Engineers Discover Pyritic Block Work

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Dáil Issues, Environment, Oral Questions

To ask the Minister for the Environment, Community and Local Government his views on the recent advice note from the Association of Consulting Engineers in Ireland regarding the discovery that concrete blockwork from at least one manufacturer of concrete blocks has been found to contain pyrite type materials, elevated levels of sulphur, which in the presence of water will lead to weakening of the load bearing capacity of the concrete blockwork and over time to the possible disintegration of the blockwork; the required testing of concrete blockwork for this known threat and the implications for structures built with this blockwork.
– Clare Daly.

For ORAL answer on Tuesday, 17th June, 2014.

REPLY
Minister for the Environment, Community and Local Government (Mr. P. Hogan)

As I outlined in my reply to Priority Question [25602/14] I welcome the proactive approach of the Association of Chartered Engineers of Ireland (ACEI) and, indeed other professional representative bodies, in highlighting this very serious matter.

Under the Construction Products Regulation , manufacturers are required to provide robust and reliable information in a consistent way for construction products which are covered by harmonised European standards or European Technical Assessments. S ince 1 July 2013, manufacturers are required, when placing a construction product on the market, to make a Declaration of Performance and affix the CE mark to each product. The relevant harmonised European standard for concrete blocks is I.S. EN 771-3:2011 Specification for masonry units – Part 3: Aggregate concrete masonry units (Dense and lightweight aggregates ) .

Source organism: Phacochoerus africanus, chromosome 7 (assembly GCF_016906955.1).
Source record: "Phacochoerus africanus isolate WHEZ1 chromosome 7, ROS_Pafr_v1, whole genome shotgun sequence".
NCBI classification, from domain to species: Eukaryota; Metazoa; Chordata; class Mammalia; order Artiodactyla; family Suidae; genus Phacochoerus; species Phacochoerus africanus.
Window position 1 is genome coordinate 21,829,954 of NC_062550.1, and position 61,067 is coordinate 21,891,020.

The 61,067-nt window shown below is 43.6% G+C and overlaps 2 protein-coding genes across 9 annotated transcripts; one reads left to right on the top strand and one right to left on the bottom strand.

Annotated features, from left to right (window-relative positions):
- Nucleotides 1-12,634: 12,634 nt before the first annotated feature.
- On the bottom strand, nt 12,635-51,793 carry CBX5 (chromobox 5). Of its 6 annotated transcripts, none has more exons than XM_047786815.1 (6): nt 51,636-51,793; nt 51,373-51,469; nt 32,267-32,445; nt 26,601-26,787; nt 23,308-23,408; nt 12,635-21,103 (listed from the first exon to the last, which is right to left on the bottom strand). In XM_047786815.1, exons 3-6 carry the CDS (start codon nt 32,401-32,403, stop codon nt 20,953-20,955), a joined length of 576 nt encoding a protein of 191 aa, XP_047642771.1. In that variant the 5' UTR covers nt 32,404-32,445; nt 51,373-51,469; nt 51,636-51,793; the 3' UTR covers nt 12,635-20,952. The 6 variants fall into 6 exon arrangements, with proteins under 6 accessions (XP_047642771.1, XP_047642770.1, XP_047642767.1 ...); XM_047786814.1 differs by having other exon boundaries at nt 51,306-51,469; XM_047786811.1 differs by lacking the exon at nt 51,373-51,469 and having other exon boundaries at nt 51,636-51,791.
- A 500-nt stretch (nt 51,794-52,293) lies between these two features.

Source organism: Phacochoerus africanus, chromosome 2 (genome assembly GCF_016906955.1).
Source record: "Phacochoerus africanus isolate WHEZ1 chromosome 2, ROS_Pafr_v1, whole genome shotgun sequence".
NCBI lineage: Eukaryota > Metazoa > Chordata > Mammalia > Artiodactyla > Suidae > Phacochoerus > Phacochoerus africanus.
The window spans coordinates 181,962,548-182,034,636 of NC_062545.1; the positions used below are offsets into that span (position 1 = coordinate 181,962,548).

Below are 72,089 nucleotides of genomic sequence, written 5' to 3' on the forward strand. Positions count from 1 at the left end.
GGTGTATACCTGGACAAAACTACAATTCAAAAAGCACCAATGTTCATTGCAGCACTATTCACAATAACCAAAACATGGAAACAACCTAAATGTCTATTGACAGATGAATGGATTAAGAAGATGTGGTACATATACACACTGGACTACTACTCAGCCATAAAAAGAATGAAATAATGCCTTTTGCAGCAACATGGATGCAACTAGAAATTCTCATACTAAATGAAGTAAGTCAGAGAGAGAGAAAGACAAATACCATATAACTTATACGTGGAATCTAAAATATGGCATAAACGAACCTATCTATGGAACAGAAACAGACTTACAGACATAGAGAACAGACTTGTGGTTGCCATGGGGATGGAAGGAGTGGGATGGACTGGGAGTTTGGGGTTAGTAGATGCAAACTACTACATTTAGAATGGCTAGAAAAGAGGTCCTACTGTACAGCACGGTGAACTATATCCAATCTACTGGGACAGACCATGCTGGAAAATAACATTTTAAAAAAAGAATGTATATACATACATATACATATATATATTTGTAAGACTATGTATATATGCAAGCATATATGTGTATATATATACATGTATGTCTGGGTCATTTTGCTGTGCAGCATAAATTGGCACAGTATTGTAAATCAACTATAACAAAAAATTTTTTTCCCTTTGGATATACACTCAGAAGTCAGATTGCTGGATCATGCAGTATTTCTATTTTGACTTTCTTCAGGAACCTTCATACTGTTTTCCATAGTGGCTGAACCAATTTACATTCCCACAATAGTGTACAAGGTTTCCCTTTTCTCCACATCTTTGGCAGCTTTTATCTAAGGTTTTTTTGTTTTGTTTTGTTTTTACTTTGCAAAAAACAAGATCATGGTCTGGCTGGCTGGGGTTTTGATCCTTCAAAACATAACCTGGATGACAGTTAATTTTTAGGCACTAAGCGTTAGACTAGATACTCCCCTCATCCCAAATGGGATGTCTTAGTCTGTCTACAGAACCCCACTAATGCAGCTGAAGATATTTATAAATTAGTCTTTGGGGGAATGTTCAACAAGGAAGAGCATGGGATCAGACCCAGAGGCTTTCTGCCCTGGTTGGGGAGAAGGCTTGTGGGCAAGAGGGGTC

Harmonised European product standards provide the methods and the criteria for assessing the performance of construction products in relation to their essential characteristics. T he harmonised standard includes the technical data necessary for the implementation of a system of assessment and verification of constancy of performance including third party oversight (determined as proportionate to the level of risk involved) which the manufacturer is required to comply with. The National Standards Authority of Ireland has also produced additional guidance to some harmonised European product standards in the form of National Annexes or Standard Recommendations which set out appropriate minimum performance levels for specific intended uses of certain products in Ireland.

The relevant Building Control Authorities are taking appropriate actions under applicable legislation to deal with this issue and my Department, in conjunction with the Building Control Authorities, will continue to monitor the situation. T esting has been carried out in a number of affected developments which has confirmed the presence of deleterious material in the concrete blocks , including pyrite and sulphate. My Department understands that in each case the costs of the resolution are being pursued, in the first instance, with the contractors and suppliers. The actions taken thus far by the relevant parties involved would suggest that the regulatory system is functioning effectively and that an appropriate means of redress is being pursued through those responsible for the building failure.